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  April 15, 2002

Community-Based Non-Profits Pressured
by Corporate Culture, Says Speaker
By Claudia G. Chamberlain

The corporatization of social services is putting pressure on community-based non-profits, according to two professors of social policy and urban studies. "Corporatization" refers to the organizational culture that today dominates contemporary non-profits and structures them like a corporation.

"The non-profits are no longer autonomous agencies," said Robert Fisher, UConn professor of urban studies and social work, speaking during a lecture April 4 at the Greater Hartford campus. "The agencies are not able to set their own mission or goals, but instead must focus on how to keep the organization alive and where to get the money next."

Fisher, director of the Urban and Community Studies Program for the University's Tri-Campus that includes Hartford, Waterbury and Torrington, is co-author of a newly published book that focuses on the past, present, and future of settlement houses. These settlements outside New York City have evolved today into non-profit community-based services.

The book, Settlement Houses Under Siege: The Struggle to Sustain Community Organizations in New York City, is co-authored by Michael B. Fabricant, a professor at Hunter College School of Social Work in New York.

Fabricant was at the UConn campus April 4 with Fisher, to foster a discussion on trends in community-based non-profits. Some 60 students, social workers, faculty and community guests participated in the two-hour program, which included a question-and-answer session. The lecture, "The Future of Our Cities and Communities," was the third in a new series co-sponsored by the Urban and Community Studies Program and the School of Social Work.

"The book should have a broader audience beyond those interested in social settlements in New York City," Fisher said. "The kinds of discussions we're having about community-based non-profits emphasize political economy, and that's the essence of non-profit financing and program development."

Fabricant said it was settlement houses that spawned the social work profession.

"Settlements are part of the origins of the profession. You can't separate social work from social settlements," he said. "The whole sense of moving from service work to education came out of the social settlement work in New York City."

Fisher pointed to three significant current trends affecting non-profit community-based services.

"The first major trend is the transformation of the welfare state that has occurred in the last 20 to 30 years, that pushes services - especially public services and care - away from centralized sources to decentralized sources, and especially to the non-profit sector," he said. "Accordingly, what we see in America and New York City is an absolute proliferation and burgeoning of the non-profit sector."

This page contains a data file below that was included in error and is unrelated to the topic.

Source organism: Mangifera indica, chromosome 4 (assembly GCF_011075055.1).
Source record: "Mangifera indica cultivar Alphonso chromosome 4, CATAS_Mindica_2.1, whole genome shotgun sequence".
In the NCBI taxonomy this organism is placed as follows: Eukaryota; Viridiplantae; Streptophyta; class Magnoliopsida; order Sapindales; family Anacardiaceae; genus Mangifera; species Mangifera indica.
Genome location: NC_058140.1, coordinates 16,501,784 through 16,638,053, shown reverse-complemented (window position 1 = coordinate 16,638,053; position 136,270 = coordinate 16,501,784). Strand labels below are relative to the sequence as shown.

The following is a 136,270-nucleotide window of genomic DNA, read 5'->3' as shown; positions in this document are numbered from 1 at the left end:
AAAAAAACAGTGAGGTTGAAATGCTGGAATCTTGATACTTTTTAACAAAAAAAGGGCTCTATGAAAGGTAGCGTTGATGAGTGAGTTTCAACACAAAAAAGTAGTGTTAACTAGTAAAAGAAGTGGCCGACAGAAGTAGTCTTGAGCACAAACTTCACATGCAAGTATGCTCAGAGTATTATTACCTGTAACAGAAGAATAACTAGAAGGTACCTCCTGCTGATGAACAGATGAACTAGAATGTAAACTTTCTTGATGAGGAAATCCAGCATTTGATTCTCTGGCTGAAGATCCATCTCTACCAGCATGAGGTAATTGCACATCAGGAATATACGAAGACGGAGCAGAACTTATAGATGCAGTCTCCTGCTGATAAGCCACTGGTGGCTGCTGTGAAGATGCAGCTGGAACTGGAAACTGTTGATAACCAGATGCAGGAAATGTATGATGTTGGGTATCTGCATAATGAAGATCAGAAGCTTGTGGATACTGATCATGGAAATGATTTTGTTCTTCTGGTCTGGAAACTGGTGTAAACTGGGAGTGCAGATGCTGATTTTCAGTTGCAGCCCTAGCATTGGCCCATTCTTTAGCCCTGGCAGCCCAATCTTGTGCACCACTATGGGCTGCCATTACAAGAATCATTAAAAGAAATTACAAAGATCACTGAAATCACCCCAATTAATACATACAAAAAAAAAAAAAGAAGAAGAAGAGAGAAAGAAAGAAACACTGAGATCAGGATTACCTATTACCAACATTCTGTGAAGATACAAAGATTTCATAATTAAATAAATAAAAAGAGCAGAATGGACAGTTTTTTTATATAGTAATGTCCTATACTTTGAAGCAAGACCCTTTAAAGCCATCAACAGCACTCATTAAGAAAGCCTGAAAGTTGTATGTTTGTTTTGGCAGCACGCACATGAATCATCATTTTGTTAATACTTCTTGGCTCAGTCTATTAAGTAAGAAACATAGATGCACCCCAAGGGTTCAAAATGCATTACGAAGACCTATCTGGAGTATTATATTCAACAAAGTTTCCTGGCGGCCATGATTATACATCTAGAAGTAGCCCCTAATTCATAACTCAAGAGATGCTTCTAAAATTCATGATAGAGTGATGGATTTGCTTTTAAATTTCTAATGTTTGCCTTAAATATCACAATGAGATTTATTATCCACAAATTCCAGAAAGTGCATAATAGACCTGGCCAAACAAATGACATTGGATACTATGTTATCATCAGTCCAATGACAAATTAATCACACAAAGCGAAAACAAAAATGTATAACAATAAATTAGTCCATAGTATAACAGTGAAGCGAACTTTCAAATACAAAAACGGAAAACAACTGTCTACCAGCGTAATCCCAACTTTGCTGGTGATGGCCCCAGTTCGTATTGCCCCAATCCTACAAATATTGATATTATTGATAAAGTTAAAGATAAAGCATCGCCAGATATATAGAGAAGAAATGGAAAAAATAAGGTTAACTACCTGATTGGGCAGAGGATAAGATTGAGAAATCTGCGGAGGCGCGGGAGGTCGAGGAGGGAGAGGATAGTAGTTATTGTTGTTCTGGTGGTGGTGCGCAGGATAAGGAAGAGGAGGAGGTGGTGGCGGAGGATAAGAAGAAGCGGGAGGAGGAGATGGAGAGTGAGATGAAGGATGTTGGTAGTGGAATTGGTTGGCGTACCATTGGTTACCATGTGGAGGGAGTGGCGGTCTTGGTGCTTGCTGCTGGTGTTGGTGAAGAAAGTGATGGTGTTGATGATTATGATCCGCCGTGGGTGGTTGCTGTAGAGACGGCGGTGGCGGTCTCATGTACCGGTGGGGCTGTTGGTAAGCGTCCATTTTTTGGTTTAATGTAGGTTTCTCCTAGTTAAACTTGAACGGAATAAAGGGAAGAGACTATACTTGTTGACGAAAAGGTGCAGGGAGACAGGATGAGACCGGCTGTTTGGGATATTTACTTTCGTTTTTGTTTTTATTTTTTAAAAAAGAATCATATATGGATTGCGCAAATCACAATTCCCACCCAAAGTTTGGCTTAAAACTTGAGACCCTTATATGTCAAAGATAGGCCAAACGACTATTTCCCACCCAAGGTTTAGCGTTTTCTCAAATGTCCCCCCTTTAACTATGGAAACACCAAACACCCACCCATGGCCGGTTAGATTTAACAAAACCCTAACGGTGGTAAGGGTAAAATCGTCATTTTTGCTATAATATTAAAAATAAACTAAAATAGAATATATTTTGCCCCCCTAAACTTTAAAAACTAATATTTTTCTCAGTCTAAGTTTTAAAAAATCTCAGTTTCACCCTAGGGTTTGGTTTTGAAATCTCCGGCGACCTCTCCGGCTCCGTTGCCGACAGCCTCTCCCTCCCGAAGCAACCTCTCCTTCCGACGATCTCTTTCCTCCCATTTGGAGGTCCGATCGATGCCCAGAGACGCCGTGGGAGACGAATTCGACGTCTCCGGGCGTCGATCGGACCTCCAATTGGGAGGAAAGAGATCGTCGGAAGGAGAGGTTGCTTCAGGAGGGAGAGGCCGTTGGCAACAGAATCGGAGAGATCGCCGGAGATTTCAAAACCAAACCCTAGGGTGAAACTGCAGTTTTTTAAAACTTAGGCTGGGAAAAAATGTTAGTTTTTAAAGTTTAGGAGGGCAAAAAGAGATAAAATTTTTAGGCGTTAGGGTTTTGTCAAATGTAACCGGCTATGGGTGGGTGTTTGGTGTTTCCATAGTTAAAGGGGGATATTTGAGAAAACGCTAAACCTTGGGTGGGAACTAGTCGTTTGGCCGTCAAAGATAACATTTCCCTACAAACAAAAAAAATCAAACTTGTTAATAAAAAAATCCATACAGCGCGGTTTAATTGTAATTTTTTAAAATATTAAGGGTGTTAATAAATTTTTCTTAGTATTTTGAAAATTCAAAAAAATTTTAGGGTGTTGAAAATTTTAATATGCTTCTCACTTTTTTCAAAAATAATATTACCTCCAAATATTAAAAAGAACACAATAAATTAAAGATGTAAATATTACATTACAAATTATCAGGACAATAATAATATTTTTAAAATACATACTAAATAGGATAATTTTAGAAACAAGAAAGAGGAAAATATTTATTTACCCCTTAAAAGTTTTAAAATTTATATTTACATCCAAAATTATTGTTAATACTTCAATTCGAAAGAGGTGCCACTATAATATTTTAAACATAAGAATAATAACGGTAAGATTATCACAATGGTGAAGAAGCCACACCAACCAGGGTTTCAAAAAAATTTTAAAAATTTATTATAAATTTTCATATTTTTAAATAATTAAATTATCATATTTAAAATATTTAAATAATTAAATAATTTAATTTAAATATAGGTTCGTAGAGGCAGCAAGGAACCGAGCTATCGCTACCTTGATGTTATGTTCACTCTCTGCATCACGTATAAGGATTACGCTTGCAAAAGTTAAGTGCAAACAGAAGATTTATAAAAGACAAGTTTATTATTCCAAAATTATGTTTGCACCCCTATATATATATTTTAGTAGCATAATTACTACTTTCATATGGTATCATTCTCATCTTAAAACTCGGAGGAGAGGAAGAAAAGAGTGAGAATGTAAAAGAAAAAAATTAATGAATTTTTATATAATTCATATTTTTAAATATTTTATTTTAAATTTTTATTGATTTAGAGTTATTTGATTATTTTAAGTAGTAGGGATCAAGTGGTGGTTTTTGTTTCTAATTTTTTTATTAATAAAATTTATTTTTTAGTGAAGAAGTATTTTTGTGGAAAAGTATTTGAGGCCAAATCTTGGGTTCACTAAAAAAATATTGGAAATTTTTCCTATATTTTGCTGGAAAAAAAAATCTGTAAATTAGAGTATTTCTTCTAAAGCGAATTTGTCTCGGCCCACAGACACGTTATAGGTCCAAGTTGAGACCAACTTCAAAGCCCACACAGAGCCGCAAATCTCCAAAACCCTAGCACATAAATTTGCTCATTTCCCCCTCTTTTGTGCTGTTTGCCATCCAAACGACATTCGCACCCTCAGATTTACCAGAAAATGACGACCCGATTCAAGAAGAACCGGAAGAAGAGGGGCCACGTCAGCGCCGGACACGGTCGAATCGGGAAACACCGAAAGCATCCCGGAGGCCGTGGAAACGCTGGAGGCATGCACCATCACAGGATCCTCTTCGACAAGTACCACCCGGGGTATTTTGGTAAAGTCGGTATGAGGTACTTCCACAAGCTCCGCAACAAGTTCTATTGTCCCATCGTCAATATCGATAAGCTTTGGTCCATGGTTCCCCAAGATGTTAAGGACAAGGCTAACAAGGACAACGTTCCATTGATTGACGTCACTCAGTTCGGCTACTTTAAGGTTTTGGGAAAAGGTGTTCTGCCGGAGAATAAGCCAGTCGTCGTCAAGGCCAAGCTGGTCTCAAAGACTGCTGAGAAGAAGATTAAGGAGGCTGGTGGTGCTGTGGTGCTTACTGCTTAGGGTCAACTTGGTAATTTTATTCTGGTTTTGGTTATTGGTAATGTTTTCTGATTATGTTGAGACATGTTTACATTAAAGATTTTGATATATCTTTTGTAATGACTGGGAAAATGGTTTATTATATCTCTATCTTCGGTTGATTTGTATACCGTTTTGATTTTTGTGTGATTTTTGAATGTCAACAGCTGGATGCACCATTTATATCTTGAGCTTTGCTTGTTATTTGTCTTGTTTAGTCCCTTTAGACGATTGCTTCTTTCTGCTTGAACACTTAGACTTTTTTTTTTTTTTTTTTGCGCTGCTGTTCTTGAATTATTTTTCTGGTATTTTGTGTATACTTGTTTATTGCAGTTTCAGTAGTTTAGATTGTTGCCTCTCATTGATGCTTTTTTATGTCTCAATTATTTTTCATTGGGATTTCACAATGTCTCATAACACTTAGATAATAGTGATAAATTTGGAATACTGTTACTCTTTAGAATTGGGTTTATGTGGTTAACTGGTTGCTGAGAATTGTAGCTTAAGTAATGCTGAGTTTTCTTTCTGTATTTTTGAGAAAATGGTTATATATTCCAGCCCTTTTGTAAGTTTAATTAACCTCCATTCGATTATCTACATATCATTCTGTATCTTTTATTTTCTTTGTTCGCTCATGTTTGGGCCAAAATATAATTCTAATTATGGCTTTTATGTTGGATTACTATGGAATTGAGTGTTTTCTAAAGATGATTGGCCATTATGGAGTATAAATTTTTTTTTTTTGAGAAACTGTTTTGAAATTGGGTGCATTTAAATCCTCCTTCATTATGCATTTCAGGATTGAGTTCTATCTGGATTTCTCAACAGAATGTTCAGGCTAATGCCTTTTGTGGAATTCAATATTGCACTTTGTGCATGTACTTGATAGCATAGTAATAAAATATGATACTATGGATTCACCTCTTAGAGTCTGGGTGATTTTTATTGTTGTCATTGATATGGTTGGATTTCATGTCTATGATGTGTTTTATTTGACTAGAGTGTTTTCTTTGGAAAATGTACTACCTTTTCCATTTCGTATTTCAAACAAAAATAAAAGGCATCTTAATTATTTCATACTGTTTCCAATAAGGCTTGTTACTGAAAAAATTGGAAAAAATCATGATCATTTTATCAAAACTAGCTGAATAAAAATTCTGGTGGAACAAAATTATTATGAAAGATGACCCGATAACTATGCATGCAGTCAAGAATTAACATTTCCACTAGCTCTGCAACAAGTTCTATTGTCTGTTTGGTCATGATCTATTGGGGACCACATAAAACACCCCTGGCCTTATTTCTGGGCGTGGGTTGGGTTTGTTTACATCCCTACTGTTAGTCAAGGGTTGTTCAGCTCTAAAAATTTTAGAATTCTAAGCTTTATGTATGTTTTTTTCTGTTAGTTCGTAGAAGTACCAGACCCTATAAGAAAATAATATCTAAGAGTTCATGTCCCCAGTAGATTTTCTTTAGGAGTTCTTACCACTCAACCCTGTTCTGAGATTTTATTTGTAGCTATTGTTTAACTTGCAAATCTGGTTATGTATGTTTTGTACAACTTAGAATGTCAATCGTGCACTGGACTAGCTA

The second trend, he said, relates to the issue of corporatization and privatization: "Almost everything and everyone is forced to adopt business processes and goals. It's all about efficiency and the bottom line, over everything else.

"The third major trend we're seeing is the decline of community connection," Fisher said. "At the very moment that the welfare state is being transformed and corporate globalization is affecting a centralization of economic power, processes and tasks are being pushed back to the communities."

As this happens, Fisher added, there is less social support in the communities, less assistance, yet communities are being pressured to do much more with much less.

"The transformation of the welfare state, the corporatization of everything, and the decline of community connection have placed extraordinary pressure on the community-based non profits," he said. "Most of these agencies have not been able to do all that they've wanted to do, let alone be close to as effective as they want to be."

Fisher said the book does not simply extol their virtues, however, but points to their limited potential and limited success, and underscores the need to alter the contemporary political economy and the constraints on community building and development.

The fourth and final lecture in the Urban and Community Studies series, "Two Conversations on the Future of Our Cities and Communities, " will be held Thursday, April 18, at 5:30 p.m. in the Zachs Room at the School of Social Work on the Greater Hartford campus.

The conversation is the second of two with Peter Marcuse, a professor at Columbia University, and will include educators, and civic and public officials from the local community: Dick Mansfield, dean of Christ Church Cathedral in Hartford; Stan Simpson, a columnist for The Hartford Courant; and Hartford City Councilwoman Elizabeth Horton Sheff.

Fisher said the lectures so far in the series have been dynamic, relevant, and well-attended by members of the community.

"The series is definitely contributing to the discussion on the future of Waterbury and Hartford," said Fisher. "The goal of our BA program is to meet the needs of students in Waterbury, Hartford, and Torrington for quality undergraduate education. At the same time, we seek - through public lectures, faculty research and student internships - to have an impact on the urban world and the communities in which we live."

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